• Geometric scaling coefficient: ξ.                                             Forced      Natural
                                                                              circulation circulation
   Subscript m = “model.”                                           Re           1,700        66
                                                                    uD           0.48       0.018
                                                                 up = uD/ε       1.20       0.045
                                                                up = uD∙τ/ε      1.70       0.064
• Momentum and Energy Equation Similarity:
                                                                   Inlet
                                                                    Pr           20.9        20.9
• Quasi Steady –State:                                              Nu
                                                                     kf
                                                                                 265
                                                                                 0.97
                                                                                             39.5
                                                                                             0.97
                                                                     h          17,127      2,554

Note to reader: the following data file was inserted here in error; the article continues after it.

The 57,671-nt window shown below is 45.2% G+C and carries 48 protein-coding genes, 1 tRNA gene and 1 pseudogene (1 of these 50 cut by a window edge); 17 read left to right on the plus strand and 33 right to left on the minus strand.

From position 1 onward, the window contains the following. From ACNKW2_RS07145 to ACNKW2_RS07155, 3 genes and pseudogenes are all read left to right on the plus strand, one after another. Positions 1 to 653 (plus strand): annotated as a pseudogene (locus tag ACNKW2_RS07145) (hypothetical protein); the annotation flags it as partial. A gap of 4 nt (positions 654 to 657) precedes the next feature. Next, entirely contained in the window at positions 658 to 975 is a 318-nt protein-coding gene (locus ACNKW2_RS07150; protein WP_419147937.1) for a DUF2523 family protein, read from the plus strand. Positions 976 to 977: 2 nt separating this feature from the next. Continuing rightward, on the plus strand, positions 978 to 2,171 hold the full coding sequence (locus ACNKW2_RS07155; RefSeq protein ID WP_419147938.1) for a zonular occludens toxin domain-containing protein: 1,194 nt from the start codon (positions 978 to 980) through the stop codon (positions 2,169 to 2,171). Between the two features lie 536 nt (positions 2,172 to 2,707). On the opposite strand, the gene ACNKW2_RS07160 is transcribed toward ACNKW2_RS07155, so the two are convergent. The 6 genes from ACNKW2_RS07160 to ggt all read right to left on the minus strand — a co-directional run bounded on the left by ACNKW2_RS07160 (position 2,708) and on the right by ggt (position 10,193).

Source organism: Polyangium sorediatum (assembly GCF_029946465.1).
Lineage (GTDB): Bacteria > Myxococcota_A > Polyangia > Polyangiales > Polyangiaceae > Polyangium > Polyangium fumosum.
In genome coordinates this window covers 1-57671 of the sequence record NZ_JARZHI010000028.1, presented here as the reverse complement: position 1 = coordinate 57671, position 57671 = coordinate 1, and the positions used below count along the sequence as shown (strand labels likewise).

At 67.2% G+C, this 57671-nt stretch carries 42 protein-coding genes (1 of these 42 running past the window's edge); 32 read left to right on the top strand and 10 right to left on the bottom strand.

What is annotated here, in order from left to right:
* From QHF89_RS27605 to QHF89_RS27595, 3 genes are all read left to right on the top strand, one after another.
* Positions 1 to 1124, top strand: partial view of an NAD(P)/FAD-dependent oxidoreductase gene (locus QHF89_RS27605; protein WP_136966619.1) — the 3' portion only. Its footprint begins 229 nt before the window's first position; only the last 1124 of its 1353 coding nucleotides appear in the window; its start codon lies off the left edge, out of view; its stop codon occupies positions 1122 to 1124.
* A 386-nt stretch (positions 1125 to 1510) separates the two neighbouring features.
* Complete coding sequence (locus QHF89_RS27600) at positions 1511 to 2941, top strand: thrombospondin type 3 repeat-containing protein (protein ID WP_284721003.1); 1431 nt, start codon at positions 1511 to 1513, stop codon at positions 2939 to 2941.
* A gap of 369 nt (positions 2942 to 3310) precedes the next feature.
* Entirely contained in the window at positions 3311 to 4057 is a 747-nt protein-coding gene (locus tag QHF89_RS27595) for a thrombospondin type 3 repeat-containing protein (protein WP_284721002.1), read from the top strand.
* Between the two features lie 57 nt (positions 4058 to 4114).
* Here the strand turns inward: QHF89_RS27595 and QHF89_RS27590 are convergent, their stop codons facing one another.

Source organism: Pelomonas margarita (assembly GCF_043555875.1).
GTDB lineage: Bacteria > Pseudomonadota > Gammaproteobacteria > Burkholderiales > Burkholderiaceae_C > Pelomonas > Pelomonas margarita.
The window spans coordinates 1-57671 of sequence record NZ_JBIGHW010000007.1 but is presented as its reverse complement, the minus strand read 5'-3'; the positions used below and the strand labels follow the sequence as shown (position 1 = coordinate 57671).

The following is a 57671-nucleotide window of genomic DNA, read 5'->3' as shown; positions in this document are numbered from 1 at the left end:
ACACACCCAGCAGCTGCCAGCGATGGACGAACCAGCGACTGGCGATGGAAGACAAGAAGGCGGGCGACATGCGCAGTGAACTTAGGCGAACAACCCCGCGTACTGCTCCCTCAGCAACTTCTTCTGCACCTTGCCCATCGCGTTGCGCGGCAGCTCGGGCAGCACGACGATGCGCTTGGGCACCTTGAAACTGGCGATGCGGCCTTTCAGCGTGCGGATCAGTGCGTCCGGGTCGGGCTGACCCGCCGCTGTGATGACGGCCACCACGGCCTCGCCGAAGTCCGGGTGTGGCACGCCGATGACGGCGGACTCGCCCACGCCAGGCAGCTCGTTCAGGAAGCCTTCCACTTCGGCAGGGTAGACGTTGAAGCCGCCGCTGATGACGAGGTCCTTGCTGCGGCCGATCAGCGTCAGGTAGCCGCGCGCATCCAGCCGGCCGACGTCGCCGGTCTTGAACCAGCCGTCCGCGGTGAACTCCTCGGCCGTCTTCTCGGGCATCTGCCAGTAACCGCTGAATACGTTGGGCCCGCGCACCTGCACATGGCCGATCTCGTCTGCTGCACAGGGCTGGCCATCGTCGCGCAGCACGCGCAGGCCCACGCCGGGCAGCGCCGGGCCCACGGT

Stm = Strouhal n. =
                                                                  Outlet
                                                                   Pr             13          13
• Lumped capacity model for the sphere:                            Nu            226          34
                                                                   kf            1.00        1.00
                                                                    h           15,092      2,267

                                                                 Scaling
                                                                   Stm          105          25
Key assumptions                                                    Bim          41.7         6.2
• High pebble conductivity => lumped capacity model (no         Tm (Pr=Prm)     57 oC       85 oC

  conduction in the sphere)                                      ΔTf/ΔTo        3.0%        10%
                                                                 ΔTs/ΔTo        2.4%        9.0%
• High pebble heat capacity relative to fluid => quasi-steady
                                                                Subscript m = “model.”
  state heat flow from the spheres
                                                                              UC Berkeley
       Experimental Set-Up that We’re Considering
              Transient, Step Change
Scaling
• Momentum and Energy Equation Similarity:                                    Forced      Natural
                                                                            circulation circulation
                                                                  Re           1,700        66
                                                                  uD           0.48       0.018